The following email was sent out by Motorsports Marketing Resources and includes a little bit about Gene, where we can send condolences, and information about a memorial service.
Gene- you are already missed very much. Rest in peace dear friend.
It is with shock and sadness that I share with you the news that Gene Ritvo, a founding member of the Motorheads, has passed.
Gene suffered a heart attack and died at work on Wednesday afternoon. He was 74.
Gene Ritvo was a motorsports photographer and enthusiast with a passion for fine sports cars, Italian motorcycles and the exciting vehicles that annually visit the eighteenth fairway at Pebble Beach.
For twenty-two years, Gene chronicled the events on that narrow strip of ocean-side green and later brought it all to life for us in Boston. Those winter evenings of slides and videos were a significant part of the motorsports scene in New England. They also were a source of great joy to the many of us enthusiasts who could not always make the pilgrimage to California.
Sadly, there will not be a Gene Ritvo show this year. Many of Gene’s best pictures from the 2009 Pebble Beach Concours d’Elegance can be viewed on www.MMRsite.com in the Photo Gallery section of Photos/Stories/Videos. Enjoy. We will keep them up for a long time.
Gene was curious about everything and simply fascinated by how things evolved and functioned. He loved precision instruments and mechanical gadgets. To him these were what art and sculpture are to others. Cameras, corkscrews, gold speaker wires, Italian motorcycles and fast sports cars all were part of his essence. Gene imperceptibly could transfer his fascination with and understanding of things mechanical to incisive analysis of and creative insight in complex business issues. More than one of us owes Gene a huge debt for the wise counsel he shared in the name of friendship.
Gene brought his love of mechanical precision to his driving and riding and vehicle ownership. Pre-owned Gene Ritvo vehicles were sought after because he had researched and documented all possible improvements. His cars and motorcycles always were better than when they left the factory. He brought other forms of precision to bear on other facets of his life. He spent the same amount of time and effort researching a parking space as he did on deciding a restaurant meal. Such decisions never were made lightly and not all were conclusive. Gene was known to visit a selected parking space several times during an evening simply to ascertain, after the initial selection, that the spot continued to provide the appropriate level of safety for his car. What a guy!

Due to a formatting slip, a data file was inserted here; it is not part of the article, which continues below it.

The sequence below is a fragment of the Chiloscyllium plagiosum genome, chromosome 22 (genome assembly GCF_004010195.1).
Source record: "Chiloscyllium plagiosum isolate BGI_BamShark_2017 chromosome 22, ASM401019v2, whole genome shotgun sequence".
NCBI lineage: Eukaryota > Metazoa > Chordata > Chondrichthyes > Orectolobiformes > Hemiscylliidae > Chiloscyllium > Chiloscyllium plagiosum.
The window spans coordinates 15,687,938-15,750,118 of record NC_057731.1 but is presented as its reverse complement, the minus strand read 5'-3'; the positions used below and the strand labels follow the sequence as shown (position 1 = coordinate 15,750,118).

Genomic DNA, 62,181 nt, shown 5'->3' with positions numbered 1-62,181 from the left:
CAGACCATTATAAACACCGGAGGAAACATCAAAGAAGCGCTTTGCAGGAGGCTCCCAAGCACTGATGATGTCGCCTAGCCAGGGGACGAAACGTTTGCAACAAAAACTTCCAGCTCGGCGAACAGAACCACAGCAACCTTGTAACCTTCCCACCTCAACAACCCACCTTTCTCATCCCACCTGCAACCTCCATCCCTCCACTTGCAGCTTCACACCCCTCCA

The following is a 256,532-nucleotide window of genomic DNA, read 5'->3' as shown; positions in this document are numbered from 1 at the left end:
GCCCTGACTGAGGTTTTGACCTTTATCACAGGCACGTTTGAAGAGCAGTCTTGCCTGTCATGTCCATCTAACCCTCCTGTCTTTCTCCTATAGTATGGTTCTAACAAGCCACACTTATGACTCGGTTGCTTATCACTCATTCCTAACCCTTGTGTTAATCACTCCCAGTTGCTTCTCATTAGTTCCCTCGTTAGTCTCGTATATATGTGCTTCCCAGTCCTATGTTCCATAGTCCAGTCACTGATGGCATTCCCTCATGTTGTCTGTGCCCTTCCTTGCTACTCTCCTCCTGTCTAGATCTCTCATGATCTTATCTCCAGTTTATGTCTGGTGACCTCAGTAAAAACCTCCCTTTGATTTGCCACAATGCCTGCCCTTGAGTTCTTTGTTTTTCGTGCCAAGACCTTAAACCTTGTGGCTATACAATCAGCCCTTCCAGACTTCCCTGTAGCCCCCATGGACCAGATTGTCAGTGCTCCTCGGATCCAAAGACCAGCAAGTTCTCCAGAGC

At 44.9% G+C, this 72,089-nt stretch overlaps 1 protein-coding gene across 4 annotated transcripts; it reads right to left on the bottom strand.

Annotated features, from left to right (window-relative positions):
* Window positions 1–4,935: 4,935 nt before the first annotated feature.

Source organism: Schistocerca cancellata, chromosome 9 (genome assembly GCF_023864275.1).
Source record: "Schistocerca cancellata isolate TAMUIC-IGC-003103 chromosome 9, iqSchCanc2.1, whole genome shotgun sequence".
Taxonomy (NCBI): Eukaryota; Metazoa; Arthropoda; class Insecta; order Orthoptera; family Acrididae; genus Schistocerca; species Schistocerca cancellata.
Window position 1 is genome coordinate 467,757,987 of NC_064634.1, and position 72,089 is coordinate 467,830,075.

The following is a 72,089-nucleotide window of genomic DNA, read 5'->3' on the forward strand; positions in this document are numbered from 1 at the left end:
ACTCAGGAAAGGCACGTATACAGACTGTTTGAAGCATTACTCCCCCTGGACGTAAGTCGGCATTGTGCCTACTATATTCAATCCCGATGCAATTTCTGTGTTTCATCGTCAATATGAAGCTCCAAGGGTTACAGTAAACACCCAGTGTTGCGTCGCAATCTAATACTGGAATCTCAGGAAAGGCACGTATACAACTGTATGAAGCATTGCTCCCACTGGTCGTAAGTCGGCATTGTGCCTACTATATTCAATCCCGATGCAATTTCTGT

Gene, like all of us, was not a flawless human being. He had firm ideas of what he needed from and expected of others and because his standards were so high, he could be difficult to please and at times just plain difficult. Yet Gene never expected more of others than he expected of himself. While his judgments of performance could be severe, he maintained his respect for his fellow man and never passed judgment on the character of others. This was one on Gene’s most admirable traits, and an enviable one at that.
We now mourn the loss of an interesting friend who lived life passionately and well. The fullness and breadth of his living can be measured by the many people around the world today who are saddened at the passing of a person they considered a good friend. Especially those who knew him as a husband and father.
Gene is survived by his wife, Phyllis and two daughters, Karen and Susan. In keeping with Gene’s wishes, there will be no viewing or immediate gathering. Expressions of sympathy can be mailed to 126 Conant Road., Weston, MA. 02493. A memorial service will be held in November and we will advise you of the details as they become available.